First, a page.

Daily Management Review

Ireland, The Economic Growth Leader


03/22/2016


There are not many countries able to achieve economic growth at almost 8 percent. Even China, which last year managed to increase its GDP "only" by 6.9 per cent, hopes at best to remain at this level in the coming years. However, the north-western edge of Europe is home for a state with a population of 4.5 million people, which could make an economic breakthrough. Yet, the significant figure got lost in the flow of news.



pixabay.com
pixabay.com
This is Ireland. In 2014, the growth rate of the economy was 5.2 per cent, which has been the best result in the entire European Union. In 2015, it accelerated to 7.8 percent, which is several times higher than in most EU countries. China's economic performance slowed in the past year - in Ireland, on the contrary, it is growing.  

Irish statisticians traditionally take more time to summarize economic data than their counterparts on the mainland do. That is why the official announcement about the last year's GDP growth to 7.8 per cent came from Dublin only in mid-March - the latest pan-European indicators. As a result, this very significant figure was literally snowed under the turbulent flow of current world news.

The news is interesting for at least two reasons. Only five and a half years ago, bubbles in the overheated real estate market and in the bloated banking sector burst in Ireland. The country found itself on the verge of bankruptcy. In autumn 2010, it became the second euro zone country after Greece to receive billions of dollars in emergency financial assistance from the creditors - the European Union (EU), European Central Bank (ECB) and International Monetary Fund (IMF).

Successful recovery of the Irish economy confirms thus the correctness and effectiveness of the program of austerity and reforms, on which the European stabilization fund and the IMF insist. Ireland later was followed by Portugal, Spain and Cyprus, only their options of such programs were slightly different. So far, only Greece haven’t delivered desired results.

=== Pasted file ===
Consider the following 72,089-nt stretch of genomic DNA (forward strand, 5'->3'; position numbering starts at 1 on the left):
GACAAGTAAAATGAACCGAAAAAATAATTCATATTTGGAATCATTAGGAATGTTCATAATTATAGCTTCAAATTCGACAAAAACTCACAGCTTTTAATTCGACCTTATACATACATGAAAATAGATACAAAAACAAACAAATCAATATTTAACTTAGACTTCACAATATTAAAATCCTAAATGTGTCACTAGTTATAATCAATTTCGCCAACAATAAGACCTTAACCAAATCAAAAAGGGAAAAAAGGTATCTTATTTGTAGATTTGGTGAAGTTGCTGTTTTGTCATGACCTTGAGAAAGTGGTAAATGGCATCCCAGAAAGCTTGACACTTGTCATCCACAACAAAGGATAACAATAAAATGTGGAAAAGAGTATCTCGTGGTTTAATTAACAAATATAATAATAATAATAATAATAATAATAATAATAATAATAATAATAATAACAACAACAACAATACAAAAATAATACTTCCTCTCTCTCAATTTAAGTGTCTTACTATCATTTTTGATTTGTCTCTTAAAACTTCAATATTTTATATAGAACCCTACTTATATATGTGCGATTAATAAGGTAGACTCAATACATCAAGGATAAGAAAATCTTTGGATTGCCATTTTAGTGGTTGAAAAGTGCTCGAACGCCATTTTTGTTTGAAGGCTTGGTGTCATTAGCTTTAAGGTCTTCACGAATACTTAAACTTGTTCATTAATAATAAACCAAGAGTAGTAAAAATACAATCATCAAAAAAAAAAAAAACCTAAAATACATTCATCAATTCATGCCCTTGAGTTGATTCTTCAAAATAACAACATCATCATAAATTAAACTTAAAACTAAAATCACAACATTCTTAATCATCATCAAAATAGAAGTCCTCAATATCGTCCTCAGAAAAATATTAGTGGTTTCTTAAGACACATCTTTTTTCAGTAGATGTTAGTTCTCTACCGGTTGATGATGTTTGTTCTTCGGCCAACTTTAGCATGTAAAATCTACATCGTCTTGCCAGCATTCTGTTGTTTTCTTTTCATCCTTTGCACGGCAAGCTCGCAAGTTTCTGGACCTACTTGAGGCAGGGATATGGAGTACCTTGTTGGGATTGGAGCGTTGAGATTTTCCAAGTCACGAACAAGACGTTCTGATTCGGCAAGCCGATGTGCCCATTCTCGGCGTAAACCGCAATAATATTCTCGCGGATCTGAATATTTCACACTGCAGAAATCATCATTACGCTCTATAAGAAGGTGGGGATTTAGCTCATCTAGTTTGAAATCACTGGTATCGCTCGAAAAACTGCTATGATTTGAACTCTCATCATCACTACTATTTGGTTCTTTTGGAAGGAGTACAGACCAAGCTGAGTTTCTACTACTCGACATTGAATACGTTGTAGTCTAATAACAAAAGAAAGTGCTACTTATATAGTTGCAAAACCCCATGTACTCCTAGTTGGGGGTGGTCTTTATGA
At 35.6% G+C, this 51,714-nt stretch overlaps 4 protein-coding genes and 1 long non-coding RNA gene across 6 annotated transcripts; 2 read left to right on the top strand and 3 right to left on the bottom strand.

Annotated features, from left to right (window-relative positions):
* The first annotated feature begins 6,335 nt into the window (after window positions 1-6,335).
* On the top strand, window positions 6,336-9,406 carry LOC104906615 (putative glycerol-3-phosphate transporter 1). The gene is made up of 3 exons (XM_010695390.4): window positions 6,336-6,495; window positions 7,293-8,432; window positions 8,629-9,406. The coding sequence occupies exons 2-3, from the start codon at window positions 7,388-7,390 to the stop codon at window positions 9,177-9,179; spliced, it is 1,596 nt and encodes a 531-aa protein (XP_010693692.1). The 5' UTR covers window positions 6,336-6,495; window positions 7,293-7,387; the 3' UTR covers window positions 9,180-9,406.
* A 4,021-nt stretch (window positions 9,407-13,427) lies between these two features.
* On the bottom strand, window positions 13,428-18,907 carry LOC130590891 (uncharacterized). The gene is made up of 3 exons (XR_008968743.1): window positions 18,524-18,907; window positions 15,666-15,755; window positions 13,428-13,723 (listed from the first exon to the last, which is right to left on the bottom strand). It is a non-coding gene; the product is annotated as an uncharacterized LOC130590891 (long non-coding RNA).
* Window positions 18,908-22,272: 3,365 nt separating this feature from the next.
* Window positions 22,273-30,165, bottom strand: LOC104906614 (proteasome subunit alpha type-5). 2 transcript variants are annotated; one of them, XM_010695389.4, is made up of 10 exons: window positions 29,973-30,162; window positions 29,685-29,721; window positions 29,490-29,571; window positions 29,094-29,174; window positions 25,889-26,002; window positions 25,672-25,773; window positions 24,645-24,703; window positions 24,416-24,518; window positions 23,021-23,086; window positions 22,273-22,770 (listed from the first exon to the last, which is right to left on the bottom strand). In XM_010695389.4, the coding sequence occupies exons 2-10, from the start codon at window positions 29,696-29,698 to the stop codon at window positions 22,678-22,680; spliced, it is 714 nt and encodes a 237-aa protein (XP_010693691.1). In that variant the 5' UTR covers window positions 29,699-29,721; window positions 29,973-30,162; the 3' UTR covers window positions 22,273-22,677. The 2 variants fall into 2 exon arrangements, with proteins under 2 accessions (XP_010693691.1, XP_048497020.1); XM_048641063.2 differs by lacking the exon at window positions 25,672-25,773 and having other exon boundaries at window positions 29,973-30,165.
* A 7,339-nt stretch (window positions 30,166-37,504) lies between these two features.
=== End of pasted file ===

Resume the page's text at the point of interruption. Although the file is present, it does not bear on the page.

Secondly, the Republic of Ireland since the mid-1990s until the mid-2000s has been one of the leaders of the EU in terms of economic growth (about 6% annually). Ireland’s current return to the same dynamics shows that this country has an economic structure that can repeatedly generate high and even extremely high (for developed countries) growth. At the same time, it indicates willingness of the Irish society to adapt to changing conditions and rapidly agree on the urgent reform.

Once classical agrarian country, known solely for its butter, beer and whiskey, Ireland joined the European Union in 1973. Having conducted large-scale reform of the education system, the country had managed to embark on industrial rails, with an emphasis on high-tech manufacturing and high technology. Now, the largest sector of the Irish economy, providing almost 60 percent of exports, is the pharmaceutical industry, and the most important employers on the island relate to the IT-industry.

Ireland produces microchips for computer giant Intel, here are the European headquarters of Microsoft, Facebook, Google, Twitter, Linkedin. Apple company has already set up around 5000 jobs on the island. To 2017, the company plans to add up about a thousand workers.

Competitive advantage of the Green Island is not only a very low corporate tax rate of 12.5 percent, which Dublin has managed to defend in the negotiations with the creditors. Favorable investment climate is set up also due to an excellent transport infrastructure, created largely with the financial support of the EU, as well as a large number of qualified personnel, low levels of corruption and effective state apparatus. Above that, Ireland is the only euro-zone country where English is the official language.

source: dw.de






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